From Donald Trump’s calling COVID-19 the “Chinese virus” to the recent wave of violent attacks in the Bay Area, the past year has seen a sharp increase in racist attacks on Asians and Asian Americans.
The causes and consequences of this racism were at the center of a Berkeley Conversations panel discussion, “The Long History and Present Surge of Anti-Asian Violence,” presented on April 1, as part of the Matrix on Point series .
“This panel is not just about the recent, horrific attacks on Asians, but it seeks to situate this violence in both the history and the present of this nation’s life,” said Raka Ray, dean of the UC Berkeley Division of Social Sciences, who moderated the event. “It also points to the need for a more integrated and interconnected history of race in America.”
Ray explained that the event was organized in response “to the Asian and Asian-American students who asked us to do something that showed that they and their histories of being in this country mattered.”
Michael Lu, dean of the UC Berkeley School of Public Health, introduced the panel and spoke to the importance of creating a forum for open discussion about anti-Asian violence.
“Many of us in the (Asian American and Pacific Islander) community have been feeling invisible for much of our lives,” Lu said. “Invisible, because our history isn’t taught in the schools. Our stories aren’t told in the media. Our contributions often go unrecognized. Our struggles, our pains often go unnoticed. I’m really glad we’re having this discussion tonight, right here at the Berkeley campus, where the Asian-American movement started more than 50 years ago, to lift that veil of invisibility, to tell our stories, to make our voices heard.”
Russell Jeung, professor of Asian-American Studies at San Francisco State University, presented data gathered through Stop AAPI Hate, a website he helped launch in March 2020 following a rise in anti-Asian sentiment at the outset of the COVID-19 pandemic. “I knew that unless we documented the racism that we were experiencing, policymakers and the media wouldn’t pay attention,” he explained.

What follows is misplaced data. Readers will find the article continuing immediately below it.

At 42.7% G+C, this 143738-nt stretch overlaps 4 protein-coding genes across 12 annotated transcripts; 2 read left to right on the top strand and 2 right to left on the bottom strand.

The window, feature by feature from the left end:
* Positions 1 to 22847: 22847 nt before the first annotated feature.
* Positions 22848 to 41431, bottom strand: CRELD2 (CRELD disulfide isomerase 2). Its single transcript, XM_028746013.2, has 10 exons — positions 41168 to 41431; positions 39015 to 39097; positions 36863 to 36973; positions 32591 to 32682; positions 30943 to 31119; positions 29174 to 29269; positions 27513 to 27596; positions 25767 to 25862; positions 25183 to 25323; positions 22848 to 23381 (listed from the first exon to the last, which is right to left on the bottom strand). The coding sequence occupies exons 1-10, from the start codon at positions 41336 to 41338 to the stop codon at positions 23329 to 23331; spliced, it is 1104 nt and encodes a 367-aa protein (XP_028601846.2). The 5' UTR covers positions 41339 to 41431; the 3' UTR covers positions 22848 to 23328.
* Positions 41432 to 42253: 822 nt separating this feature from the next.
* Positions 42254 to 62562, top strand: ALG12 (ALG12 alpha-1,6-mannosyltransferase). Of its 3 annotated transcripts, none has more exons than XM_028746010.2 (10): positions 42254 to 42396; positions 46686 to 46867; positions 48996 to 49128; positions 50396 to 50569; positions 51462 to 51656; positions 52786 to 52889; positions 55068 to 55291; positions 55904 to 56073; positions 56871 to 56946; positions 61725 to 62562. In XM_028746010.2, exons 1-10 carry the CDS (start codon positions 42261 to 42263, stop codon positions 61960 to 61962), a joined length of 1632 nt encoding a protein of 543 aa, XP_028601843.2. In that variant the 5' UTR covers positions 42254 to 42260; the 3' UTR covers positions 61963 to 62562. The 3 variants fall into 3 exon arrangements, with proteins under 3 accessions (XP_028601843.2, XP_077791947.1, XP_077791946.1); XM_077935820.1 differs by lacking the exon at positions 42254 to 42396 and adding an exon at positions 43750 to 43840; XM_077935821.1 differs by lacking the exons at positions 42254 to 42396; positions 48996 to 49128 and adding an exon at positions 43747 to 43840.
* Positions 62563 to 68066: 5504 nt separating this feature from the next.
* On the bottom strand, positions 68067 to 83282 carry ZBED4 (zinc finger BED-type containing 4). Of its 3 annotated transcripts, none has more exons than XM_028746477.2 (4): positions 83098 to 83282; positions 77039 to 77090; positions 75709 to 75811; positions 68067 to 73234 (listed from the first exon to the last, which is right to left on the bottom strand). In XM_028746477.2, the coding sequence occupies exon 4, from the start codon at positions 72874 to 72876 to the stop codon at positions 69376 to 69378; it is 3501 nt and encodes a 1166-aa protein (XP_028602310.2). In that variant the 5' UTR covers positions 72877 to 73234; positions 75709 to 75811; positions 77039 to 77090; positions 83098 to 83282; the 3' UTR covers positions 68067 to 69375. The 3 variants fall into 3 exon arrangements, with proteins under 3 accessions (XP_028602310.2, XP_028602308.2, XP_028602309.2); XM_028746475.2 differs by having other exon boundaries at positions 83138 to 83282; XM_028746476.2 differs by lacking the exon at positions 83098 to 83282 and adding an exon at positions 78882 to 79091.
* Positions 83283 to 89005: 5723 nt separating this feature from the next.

Leung said that nearly 3800 hate incidents were reported through the site between March 2020 and February 2021, including verbal harassment, civil rights violations, coughing and spitting attacks, physical assaults and other forms of violence.
“We asked those who had experienced racism, what is their number one stressor? They said racism,” Jeung said. “Asian Americans are now under such a state of siege, and have experienced racism that has been so damaging, that they’re more concerned about other Americans and their hate than they are about a pandemic that’s killed half a million (Americans). That’s how widespread and how dangerous this racism is.”
Kimberly Hoang, associate professor of Sociology and director of Global Studies at the University of Chicago, called attention to how the media portrayed last month’s mass shootings in Atlanta, when eight people were killed, including six Asian women.
“We must move away from the media’s approach to narrating the story, and the ways that opportunists have seized this moment,” Hoang said. “(We should) remember that at the heart of these shootings is an intelligent public starved for depth in understanding a group of women who were immigrant entrepreneurs, low-wage workers employed past their retirement age, single mothers and real people whose lives and families are forever broken as a result of these devastating events.”
Catherine Ceniza Choy, professor of Ethnic Studies and an associate dean in the UC Berkeley College of Letters & Science’s Division of Undergraduate Studies, discussed the 150-year history of anti-Asian racism in the United States.
“It is part of the history of racial violence in the United States. Yet it is not well known. It is marginalized, if not erased and overshadowed by popular mythical images of Asian Americans as a monolithic model minority,” Choy said.
“We have to confront this long history of anti-Asian violence in order to understand how tenacious it has been and how tenacious it continues to be, and to figure out what each and every one of us can do to prevent and mitigate hate and harm,” Choy said. “I take heart that we, as Asian Americans, have many allies across racial and ethnic lines, because our fates are interlinked. At stake is the health and well-being of our nation and world. We have no choice but to work together to stop Asian hate.”
The event was sponsored by the UC Berkeley Social Sciences Division initiative “Toward a Racially Just Social Science,” and by Social Science Matrix , APASD , AAPISC , the Sociology Department , the School of Public Health , Asian American and Asian Diaspora Studies , the Department of Gender and Women’s Studies and Stop AAPI Hate .